However trite it may seem at first glance to call a book “It’s All Relative,” more layers are revealed on further examination of this collection of stories published by Bengal Publicationss. The title is perhaps an allusion to how stories bounce off each other, morphing into something different with each changed perspective. As each badminton player needs to move in space with each encounter with the shuttlecock, so too do stories discombobulate around each other in the universe.
In Farah Ghuznavi’s “Mistaken Identities” we get the sense that it is the author’s intention to portray the first-person narrator as a bit conceited. His disdain for Bengali rice pudding is telling, but also a preference that this reviewer shares. The story finds a uniquely apt metaphor for navigating dual diasporic identities that capture the unease, the discomfort, the conundrum of opposing influences. The father’s own memories of his childhood in Calcutta colour his reaction when his college-age son announces that he would like to actively reconnect with his South Asian deshi roots.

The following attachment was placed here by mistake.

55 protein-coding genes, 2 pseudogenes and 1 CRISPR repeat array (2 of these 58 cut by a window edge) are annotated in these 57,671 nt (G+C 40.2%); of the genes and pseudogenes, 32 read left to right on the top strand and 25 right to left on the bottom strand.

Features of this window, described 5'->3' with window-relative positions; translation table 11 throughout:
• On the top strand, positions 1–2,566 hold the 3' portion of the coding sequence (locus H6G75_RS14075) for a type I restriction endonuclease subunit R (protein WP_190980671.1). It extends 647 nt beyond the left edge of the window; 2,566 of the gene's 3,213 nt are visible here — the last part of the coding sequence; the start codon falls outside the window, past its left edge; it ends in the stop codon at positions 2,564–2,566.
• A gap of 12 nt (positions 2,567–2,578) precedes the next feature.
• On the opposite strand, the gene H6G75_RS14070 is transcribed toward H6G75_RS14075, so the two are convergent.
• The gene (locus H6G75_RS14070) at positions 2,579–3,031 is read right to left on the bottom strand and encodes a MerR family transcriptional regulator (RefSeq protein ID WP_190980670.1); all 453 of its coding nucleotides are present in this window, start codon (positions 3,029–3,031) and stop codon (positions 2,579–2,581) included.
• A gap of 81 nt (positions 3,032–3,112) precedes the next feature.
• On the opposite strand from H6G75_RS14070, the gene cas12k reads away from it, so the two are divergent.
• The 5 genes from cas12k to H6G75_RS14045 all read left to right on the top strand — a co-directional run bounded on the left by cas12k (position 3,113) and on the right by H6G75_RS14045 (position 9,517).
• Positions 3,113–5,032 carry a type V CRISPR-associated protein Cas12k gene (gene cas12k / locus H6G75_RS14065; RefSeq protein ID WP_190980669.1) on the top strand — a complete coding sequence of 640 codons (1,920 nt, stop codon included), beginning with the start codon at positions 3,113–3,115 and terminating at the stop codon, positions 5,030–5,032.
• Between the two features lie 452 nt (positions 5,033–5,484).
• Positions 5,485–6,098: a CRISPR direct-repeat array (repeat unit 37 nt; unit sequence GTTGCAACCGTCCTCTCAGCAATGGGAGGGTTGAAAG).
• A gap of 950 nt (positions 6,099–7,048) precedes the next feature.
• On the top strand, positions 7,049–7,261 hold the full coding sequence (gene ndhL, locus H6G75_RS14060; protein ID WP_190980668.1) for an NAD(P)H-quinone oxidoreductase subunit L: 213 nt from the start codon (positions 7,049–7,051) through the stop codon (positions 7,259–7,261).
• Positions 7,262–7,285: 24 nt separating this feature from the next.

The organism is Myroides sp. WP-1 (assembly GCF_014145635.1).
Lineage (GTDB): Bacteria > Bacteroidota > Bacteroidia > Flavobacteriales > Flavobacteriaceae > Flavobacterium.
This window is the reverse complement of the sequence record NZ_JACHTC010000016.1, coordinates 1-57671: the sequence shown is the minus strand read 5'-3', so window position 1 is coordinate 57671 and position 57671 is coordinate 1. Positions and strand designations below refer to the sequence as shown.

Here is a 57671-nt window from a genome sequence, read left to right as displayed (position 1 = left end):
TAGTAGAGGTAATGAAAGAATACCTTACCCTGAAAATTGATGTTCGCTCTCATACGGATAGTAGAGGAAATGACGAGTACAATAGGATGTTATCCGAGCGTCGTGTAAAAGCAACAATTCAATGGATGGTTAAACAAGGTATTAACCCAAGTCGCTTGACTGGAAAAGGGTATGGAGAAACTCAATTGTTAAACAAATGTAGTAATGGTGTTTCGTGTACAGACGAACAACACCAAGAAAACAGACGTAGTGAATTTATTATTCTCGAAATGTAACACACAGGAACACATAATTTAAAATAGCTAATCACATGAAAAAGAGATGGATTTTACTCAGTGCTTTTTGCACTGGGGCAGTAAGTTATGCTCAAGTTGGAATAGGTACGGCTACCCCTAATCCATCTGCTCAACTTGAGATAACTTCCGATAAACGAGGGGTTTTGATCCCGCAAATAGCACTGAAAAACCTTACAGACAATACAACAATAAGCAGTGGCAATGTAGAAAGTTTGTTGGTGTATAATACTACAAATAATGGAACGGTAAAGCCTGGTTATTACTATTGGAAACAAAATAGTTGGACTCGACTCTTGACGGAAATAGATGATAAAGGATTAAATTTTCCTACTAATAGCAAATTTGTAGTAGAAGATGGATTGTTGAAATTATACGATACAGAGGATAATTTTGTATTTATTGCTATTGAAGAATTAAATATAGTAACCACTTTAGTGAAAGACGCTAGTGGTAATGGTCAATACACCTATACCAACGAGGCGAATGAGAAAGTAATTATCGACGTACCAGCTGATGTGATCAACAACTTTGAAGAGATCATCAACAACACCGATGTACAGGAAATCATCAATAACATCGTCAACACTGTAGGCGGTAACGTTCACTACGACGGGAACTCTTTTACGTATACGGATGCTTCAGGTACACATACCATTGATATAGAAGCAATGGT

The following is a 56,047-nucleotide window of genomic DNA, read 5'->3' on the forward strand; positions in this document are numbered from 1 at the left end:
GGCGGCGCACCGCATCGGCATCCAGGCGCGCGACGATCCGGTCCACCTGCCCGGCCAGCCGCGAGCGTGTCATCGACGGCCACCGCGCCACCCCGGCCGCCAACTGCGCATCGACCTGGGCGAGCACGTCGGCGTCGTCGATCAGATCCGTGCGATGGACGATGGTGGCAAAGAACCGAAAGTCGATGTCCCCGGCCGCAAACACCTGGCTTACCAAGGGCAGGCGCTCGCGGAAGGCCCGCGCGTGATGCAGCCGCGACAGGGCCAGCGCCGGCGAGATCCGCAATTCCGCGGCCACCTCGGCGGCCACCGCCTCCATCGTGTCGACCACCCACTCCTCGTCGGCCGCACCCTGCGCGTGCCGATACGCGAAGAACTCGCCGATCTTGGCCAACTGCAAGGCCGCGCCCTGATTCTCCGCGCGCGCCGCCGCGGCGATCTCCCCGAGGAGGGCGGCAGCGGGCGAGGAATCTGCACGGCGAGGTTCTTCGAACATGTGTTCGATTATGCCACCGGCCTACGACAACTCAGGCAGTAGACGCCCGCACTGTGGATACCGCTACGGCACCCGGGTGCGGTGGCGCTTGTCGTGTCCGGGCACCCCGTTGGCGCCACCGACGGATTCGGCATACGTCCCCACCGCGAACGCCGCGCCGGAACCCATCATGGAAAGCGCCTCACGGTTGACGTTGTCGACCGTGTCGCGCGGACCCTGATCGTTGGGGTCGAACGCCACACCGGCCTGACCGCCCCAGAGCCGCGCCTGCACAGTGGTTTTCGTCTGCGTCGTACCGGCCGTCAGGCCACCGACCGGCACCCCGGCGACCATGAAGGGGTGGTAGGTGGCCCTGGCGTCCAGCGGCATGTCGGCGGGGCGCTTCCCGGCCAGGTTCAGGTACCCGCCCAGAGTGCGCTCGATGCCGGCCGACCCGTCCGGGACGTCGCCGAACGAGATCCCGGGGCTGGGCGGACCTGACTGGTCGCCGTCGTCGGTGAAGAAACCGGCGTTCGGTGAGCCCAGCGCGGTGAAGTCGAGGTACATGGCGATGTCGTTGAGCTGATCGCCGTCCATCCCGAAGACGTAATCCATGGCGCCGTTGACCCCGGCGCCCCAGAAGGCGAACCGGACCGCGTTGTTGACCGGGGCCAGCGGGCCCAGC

The subtle humor in the father’s sense of foreboding is delicious. It throws into relief the absurdity that can sometimes emerge when those we consider our very own get caught up in the performance of a culture that we have always taken for granted. The writer’s voice observes, narrates and describes without judgement—it remains appropriately indiscernible how the author feels about all this. As the immigrant experience is turned on its head, we empathize with the father’s ordeal as he explains that he never imposed the influences of his own heritage on the boy.
“Sessions with a Telepath” betrays the comic book nerd its author identifies as. The narration is fluid and, like the best work in that genre, the ending leaves the reader with a satisfied chill. His guilty subconscious drives the protagonist to seek justice himself. Adding to the chill factor, “Mr. Magic” by Khadija Rouf is this anthology’s nod to magical realism - or more simplistically put, a ghost story. Not only is the middle-aged conjurer losing his glamour and his lover, but returning specters from the past compel him to make further amends.“In the End Is My Beginning” shows the altered reality of a schizophrenic, without shying away from the full scope of its horror.